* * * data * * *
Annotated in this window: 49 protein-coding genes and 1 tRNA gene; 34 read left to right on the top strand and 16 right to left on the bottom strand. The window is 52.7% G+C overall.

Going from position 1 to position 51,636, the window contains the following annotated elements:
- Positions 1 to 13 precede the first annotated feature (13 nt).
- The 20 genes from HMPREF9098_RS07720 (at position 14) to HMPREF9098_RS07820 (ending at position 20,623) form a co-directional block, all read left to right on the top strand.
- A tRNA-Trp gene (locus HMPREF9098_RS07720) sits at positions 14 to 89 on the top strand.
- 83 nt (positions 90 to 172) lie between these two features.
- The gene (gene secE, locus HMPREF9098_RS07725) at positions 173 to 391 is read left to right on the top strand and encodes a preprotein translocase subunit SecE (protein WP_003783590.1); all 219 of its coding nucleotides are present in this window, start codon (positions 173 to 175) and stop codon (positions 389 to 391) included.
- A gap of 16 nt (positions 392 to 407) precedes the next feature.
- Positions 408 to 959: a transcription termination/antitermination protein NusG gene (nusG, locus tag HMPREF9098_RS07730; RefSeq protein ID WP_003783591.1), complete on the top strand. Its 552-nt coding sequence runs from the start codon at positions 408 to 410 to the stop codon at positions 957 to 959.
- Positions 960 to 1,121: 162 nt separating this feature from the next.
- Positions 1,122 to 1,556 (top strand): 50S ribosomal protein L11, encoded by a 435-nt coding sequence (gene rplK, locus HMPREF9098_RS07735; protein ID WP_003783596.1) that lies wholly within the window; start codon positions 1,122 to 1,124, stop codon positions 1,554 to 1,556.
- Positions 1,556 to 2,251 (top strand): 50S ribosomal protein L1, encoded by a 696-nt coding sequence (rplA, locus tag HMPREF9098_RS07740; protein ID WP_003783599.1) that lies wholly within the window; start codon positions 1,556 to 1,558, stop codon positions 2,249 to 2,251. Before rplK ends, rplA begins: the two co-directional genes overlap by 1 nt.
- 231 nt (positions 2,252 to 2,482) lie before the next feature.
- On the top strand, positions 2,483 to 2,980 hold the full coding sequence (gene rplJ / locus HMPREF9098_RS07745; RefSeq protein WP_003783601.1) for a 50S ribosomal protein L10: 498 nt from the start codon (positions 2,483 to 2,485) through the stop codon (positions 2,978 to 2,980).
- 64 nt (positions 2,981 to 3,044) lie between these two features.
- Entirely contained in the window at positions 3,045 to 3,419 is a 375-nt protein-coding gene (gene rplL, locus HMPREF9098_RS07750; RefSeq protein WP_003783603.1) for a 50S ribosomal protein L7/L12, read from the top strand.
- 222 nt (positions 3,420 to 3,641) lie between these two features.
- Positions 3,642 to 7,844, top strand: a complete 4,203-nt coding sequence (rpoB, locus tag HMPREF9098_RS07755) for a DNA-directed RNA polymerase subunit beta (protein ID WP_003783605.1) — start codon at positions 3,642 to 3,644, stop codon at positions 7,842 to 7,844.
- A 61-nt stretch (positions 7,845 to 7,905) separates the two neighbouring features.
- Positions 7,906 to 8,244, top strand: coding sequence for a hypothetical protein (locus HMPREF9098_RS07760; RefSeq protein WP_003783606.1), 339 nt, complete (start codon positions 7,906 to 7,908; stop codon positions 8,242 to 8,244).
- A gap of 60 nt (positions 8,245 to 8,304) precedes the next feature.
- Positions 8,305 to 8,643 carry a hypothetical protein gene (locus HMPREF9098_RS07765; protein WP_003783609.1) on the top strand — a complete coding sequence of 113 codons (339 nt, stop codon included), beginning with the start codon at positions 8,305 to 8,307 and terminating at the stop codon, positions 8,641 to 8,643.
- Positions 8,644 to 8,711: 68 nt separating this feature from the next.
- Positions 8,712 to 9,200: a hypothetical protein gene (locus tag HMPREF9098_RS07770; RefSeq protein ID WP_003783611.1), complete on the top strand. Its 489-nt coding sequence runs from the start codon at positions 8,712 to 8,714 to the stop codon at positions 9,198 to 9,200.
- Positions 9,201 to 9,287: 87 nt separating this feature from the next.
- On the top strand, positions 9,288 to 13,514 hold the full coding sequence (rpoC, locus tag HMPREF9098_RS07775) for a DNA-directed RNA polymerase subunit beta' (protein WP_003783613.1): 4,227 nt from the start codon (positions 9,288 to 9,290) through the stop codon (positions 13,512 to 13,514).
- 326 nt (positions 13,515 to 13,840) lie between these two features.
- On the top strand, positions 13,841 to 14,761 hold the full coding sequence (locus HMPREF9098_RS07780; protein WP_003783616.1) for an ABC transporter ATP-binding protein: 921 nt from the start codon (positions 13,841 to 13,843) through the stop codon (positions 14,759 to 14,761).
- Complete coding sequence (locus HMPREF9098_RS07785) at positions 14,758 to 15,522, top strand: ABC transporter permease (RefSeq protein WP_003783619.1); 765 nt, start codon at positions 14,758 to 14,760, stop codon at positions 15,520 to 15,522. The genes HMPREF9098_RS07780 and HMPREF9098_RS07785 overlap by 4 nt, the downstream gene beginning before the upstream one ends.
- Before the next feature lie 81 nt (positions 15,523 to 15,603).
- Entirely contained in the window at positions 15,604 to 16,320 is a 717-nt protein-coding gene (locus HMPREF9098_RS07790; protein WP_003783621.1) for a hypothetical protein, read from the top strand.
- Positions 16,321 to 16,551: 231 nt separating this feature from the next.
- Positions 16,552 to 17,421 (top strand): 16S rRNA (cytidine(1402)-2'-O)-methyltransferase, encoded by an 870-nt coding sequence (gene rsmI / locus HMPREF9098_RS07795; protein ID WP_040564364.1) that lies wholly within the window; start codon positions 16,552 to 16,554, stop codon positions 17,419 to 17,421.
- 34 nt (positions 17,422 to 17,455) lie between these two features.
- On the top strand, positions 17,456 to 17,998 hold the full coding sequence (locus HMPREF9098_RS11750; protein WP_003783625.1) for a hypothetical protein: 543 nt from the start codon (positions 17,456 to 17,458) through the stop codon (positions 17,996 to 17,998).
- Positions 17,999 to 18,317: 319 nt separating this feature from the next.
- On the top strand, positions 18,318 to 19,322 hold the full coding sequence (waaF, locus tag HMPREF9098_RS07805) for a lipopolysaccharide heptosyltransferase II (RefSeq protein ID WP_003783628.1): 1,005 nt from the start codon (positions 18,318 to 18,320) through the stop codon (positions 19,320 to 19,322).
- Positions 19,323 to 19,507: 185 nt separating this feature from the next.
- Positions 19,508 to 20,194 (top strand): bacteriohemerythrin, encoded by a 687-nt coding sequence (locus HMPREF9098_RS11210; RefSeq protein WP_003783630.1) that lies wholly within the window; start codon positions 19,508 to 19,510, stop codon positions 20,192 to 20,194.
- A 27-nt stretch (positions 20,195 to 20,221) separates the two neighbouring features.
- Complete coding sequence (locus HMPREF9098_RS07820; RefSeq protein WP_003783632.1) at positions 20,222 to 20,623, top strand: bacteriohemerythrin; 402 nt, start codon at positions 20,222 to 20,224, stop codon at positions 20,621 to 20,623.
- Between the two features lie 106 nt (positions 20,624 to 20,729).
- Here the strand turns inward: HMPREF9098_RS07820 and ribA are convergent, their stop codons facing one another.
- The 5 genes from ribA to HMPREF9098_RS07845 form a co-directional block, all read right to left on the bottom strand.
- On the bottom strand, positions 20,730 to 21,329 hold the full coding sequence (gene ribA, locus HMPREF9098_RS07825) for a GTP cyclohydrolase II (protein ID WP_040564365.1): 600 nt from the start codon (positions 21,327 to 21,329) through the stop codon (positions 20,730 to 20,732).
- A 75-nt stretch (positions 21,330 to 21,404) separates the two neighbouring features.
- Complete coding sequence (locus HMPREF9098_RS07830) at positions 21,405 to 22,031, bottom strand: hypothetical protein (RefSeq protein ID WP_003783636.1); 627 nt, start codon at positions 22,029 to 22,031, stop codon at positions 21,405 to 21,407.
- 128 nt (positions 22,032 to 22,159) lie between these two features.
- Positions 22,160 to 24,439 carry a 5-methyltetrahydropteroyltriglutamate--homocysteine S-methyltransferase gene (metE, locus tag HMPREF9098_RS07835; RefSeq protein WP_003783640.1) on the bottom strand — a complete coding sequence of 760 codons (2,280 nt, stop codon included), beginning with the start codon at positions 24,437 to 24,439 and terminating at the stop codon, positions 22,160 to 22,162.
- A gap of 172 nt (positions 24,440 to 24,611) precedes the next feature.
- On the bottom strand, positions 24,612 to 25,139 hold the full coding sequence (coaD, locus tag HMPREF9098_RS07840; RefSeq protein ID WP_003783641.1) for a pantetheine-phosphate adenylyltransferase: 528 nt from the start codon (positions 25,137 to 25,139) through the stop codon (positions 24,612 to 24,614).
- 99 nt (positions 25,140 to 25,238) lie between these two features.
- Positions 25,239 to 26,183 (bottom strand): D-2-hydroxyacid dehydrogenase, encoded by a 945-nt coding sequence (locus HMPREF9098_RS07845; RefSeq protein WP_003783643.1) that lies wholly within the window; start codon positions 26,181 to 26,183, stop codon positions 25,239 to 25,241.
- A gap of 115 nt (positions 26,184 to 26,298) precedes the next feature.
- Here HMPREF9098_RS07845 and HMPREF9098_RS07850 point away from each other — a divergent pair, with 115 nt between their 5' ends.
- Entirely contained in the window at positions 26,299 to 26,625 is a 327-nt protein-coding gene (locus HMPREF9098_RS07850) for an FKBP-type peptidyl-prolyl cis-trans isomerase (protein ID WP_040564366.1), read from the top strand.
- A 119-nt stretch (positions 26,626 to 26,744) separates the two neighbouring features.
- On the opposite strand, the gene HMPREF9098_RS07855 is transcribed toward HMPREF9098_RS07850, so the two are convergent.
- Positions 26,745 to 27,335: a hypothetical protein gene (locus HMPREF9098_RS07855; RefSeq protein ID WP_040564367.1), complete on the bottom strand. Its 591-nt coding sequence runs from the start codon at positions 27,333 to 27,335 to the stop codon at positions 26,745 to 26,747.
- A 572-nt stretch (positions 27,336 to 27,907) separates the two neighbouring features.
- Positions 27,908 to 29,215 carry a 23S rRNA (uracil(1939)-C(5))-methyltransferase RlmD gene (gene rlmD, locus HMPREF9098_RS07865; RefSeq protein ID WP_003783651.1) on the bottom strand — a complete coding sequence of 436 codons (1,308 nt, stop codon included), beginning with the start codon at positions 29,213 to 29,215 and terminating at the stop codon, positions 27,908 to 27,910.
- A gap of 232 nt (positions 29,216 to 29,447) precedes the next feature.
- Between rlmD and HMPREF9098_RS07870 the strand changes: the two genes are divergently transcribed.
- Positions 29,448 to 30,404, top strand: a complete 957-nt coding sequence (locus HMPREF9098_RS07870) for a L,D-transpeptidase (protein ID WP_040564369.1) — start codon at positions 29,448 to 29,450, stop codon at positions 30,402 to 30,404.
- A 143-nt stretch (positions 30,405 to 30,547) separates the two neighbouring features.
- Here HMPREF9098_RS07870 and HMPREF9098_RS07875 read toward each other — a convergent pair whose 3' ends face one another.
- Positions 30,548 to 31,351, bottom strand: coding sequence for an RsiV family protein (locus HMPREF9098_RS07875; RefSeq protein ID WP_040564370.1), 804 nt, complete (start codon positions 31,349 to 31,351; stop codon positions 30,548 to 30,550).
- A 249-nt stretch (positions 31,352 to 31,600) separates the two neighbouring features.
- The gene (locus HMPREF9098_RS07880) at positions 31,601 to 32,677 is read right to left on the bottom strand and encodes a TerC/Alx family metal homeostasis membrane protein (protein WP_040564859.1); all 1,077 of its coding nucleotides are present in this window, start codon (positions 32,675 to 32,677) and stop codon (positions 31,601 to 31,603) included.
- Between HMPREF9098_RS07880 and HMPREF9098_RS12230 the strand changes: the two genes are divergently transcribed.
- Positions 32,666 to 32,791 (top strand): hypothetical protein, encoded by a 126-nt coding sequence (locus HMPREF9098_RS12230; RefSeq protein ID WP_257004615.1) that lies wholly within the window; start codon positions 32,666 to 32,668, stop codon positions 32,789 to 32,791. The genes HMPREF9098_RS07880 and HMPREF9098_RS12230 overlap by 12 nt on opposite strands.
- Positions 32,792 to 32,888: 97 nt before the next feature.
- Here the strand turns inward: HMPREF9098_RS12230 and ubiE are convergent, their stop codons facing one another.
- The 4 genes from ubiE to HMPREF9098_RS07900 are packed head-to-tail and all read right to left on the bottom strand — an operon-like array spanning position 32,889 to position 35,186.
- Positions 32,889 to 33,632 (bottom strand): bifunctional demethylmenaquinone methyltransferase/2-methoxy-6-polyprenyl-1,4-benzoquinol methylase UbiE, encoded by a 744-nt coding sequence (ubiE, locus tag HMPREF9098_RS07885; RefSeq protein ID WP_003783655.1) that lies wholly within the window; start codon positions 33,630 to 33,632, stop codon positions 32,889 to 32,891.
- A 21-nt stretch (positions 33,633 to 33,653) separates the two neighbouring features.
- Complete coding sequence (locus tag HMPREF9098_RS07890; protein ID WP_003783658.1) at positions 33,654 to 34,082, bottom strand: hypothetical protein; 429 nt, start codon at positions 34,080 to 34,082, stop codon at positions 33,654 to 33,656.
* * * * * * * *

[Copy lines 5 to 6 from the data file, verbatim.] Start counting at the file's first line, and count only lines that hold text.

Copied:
- A tRNA-Trp gene (locus HMPREF9098_RS07720) sits at positions 14 to 89 on the top strand.
- 83 nt (positions 90 to 172) lie between these two features.